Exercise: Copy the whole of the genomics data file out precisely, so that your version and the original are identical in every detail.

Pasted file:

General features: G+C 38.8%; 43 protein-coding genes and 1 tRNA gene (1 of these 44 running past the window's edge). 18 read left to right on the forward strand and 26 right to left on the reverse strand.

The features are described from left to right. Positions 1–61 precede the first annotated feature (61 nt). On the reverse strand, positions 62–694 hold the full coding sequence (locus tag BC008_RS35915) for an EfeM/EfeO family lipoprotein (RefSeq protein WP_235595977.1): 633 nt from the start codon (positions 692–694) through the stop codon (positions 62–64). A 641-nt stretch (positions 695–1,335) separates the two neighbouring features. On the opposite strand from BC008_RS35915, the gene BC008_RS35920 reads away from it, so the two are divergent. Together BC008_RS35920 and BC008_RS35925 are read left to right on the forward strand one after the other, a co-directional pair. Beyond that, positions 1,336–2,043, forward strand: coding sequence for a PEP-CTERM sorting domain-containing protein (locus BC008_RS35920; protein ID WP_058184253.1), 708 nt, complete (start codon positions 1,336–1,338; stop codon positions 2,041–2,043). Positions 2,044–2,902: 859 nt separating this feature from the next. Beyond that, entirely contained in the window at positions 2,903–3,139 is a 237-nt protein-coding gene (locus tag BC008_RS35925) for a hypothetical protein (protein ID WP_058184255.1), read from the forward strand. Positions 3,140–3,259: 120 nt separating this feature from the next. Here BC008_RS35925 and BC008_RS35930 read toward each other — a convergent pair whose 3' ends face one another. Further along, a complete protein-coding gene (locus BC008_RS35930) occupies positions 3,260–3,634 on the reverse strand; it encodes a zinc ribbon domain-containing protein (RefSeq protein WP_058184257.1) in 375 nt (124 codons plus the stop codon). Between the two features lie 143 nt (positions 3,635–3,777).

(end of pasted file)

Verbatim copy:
General features: G+C 38.8%; 43 protein-coding genes and 1 tRNA gene (1 of these 44 running past the window's edge). 18 read left to right on the forward strand and 26 right to left on the reverse strand.

The features are described from left to right. Positions 1–61 precede the first annotated feature (61 nt). On the reverse strand, positions 62–694 hold the full coding sequence (locus tag BC008_RS35915) for an EfeM/EfeO family lipoprotein (RefSeq protein WP_235595977.1): 633 nt from the start codon (positions 692–694) through the stop codon (positions 62–64). A 641-nt stretch (positions 695–1,335) separates the two neighbouring features. On the opposite strand from BC008_RS35915, the gene BC008_RS35920 reads away from it, so the two are divergent. Together BC008_RS35920 and BC008_RS35925 are read left to right on the forward strand one after the other, a co-directional pair. Beyond that, positions 1,336–2,043, forward strand: coding sequence for a PEP-CTERM sorting domain-containing protein (locus BC008_RS35920; protein ID WP_058184253.1), 708 nt, complete (start codon positions 1,336–1,338; stop codon positions 2,041–2,043). Positions 2,044–2,902: 859 nt separating this feature from the next. Beyond that, entirely contained in the window at positions 2,903–3,139 is a 237-nt protein-coding gene (locus tag BC008_RS35925) for a hypothetical protein (protein ID WP_058184255.1), read from the forward strand. Positions 3,140–3,259: 120 nt separating this feature from the next. Here BC008_RS35925 and BC008_RS35930 read toward each other — a convergent pair whose 3' ends face one another. Further along, a complete protein-coding gene (locus BC008_RS35930) occupies positions 3,260–3,634 on the reverse strand; it encodes a zinc ribbon domain-containing protein (RefSeq protein WP_058184257.1) in 375 nt (124 codons plus the stop codon). Between the two features lie 143 nt (positions 3,635–3,777).